6 issues facing the insurance industry in 2020
The insurance industry is facing a number of challenges in the coming years. Here are six of them.
At SSQ Insurance, our CEO, Jean-François Chalifoux, doesn’t believe in predicting the future. He prefers to plan for it.
This means being on the lookout and ready for the challenges that insurance companies will be facing now, and in the years to come.
1. Digital shift
Consumers have been well immersed in the digital world for years now and are accustomed to highly refined online experiences, starting with Internet giants Google, Apple, Facebook, Amazon and Microsoft.
With increasingly demanding customers who want personalized communications and superior experiences, insurance companies have no choice but to adapt and take the plunge head on into the modern world of technology.
While there are some who have been slow to join the digital experience, most concede that it has helped them develop their relationships with their customers, to become more agile and to accelerate growth.
Online sales are becoming more commonplace. In addition to financial services firms with services offered by advisors, products and services are also sold online through an increasingly refined experience that makes its customers more autonomous.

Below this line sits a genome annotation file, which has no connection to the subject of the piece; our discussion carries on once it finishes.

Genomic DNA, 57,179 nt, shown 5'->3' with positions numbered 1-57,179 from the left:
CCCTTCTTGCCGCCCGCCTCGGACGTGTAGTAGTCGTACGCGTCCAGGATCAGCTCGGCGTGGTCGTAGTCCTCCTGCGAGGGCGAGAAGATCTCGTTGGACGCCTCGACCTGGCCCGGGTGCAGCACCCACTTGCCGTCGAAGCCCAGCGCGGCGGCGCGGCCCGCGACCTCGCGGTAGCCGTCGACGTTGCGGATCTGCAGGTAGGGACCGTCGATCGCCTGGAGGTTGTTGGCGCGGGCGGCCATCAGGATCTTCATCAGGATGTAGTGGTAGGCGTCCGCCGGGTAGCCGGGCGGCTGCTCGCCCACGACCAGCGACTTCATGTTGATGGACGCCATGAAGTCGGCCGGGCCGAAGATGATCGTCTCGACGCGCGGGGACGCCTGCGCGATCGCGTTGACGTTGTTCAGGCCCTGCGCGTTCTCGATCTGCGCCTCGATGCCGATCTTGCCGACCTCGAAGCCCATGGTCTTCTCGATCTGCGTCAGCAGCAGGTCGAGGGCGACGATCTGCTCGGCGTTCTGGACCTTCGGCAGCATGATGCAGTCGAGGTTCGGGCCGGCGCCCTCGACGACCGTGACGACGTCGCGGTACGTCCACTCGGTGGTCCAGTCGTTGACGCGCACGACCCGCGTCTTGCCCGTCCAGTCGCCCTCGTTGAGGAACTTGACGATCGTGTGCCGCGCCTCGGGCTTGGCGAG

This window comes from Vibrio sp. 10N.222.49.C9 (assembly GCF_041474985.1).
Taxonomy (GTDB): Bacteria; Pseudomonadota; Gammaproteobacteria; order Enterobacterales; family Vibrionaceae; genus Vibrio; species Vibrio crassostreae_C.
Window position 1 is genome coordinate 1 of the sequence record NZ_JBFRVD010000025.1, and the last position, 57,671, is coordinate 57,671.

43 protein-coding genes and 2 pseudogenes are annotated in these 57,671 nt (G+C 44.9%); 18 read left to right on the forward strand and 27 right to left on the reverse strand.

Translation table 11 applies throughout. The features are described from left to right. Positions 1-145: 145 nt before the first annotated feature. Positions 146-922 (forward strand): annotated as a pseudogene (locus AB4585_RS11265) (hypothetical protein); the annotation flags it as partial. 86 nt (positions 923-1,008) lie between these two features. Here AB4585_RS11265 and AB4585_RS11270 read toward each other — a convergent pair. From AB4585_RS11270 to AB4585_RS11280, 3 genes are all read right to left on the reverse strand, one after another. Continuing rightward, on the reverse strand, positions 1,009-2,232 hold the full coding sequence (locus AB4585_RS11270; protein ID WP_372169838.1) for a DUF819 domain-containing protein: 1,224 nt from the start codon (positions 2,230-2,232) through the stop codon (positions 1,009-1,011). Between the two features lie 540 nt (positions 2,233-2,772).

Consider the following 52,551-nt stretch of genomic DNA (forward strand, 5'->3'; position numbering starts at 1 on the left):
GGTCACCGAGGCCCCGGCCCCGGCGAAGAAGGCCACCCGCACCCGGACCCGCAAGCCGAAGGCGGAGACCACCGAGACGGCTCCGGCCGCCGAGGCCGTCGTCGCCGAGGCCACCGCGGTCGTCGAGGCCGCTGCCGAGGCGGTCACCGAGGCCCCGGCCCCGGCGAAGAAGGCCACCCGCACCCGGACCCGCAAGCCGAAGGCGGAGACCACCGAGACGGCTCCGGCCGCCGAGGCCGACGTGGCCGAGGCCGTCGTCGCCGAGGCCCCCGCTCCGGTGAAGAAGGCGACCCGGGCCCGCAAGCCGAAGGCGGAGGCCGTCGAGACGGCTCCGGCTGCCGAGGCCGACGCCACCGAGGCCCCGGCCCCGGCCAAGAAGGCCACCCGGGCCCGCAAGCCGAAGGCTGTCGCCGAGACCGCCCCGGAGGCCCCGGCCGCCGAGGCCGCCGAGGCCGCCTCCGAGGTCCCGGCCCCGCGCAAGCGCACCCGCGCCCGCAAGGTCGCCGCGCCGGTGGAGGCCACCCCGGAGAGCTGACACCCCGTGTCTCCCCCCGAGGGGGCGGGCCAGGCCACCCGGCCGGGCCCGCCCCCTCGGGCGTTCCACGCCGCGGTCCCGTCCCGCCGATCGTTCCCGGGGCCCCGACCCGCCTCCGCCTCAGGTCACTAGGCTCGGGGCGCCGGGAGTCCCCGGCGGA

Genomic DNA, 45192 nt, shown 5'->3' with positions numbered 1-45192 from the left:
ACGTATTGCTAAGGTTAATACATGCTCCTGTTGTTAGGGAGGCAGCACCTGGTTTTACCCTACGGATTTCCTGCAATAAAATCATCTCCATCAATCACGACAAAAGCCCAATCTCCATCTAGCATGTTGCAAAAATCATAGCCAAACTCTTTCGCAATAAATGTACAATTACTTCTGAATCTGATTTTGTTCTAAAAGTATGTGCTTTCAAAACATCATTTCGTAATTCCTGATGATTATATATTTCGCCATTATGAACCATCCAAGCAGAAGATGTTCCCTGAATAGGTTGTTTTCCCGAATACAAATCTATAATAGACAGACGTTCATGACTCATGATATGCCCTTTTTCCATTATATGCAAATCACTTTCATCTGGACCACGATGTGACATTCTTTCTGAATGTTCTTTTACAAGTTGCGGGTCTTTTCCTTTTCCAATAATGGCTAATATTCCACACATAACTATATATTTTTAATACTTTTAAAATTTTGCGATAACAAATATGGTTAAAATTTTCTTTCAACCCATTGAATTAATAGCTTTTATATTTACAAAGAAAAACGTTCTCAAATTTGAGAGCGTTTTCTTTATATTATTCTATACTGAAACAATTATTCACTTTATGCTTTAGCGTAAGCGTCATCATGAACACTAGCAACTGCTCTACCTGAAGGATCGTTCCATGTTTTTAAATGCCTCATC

Obviously this digital shift isn’t free. A return is expected on investments in technology, which means a balancing act for insurers who must move forward digitally at the lowest cost possible while reaching potential customers and keeping existing ones.
They must also stand out from fintech companies emerging on the market with innovative, integrated and multichannel digital experiences.
Putting innovation at the heart of its strategic plan is the best way to stake a claim in an increasingly competitive insurance industry.
Innovation has to be second nature to a company and its culture. Senior management and insurance managers have an important role to play as ambassadors of innovation.
They must be open to new ideas if they want innovation to take root and flourish and resonate with employees.
Innovation must correspond to the company’s strategic imperatives whether it’s to improve customer experience or to become more efficient in operational terms. In all cases, insurers must reconsider their methods and even their business model.
In response to this new reality, insurance companies are keeping an open mind.
Senior Vice-President, Strategy and Product Management
3. Data security
Technology comes with its share of risks and challenges, starting with efficient cybersecurity.
A recent EY survey illustrates the concern insurers have over their ability to protect themselves against cyberattacks. Data breaches are one of the biggest challenges facing insurance companies.
Over the years, companies have collected huge quantities of information on their customers – health, assets, vehicles, etc. This is valuable information that makes insurance companies appealing targets.
To protect data from cyberattacks, which are only getting more sophisticated, insurance companies are using strategies and best practices to find solutions.
Such tactics include the use of advanced analytics and artificial intelligence to have a more predictive management of cyber risk as opposed to an action-reaction model.
4. Talent War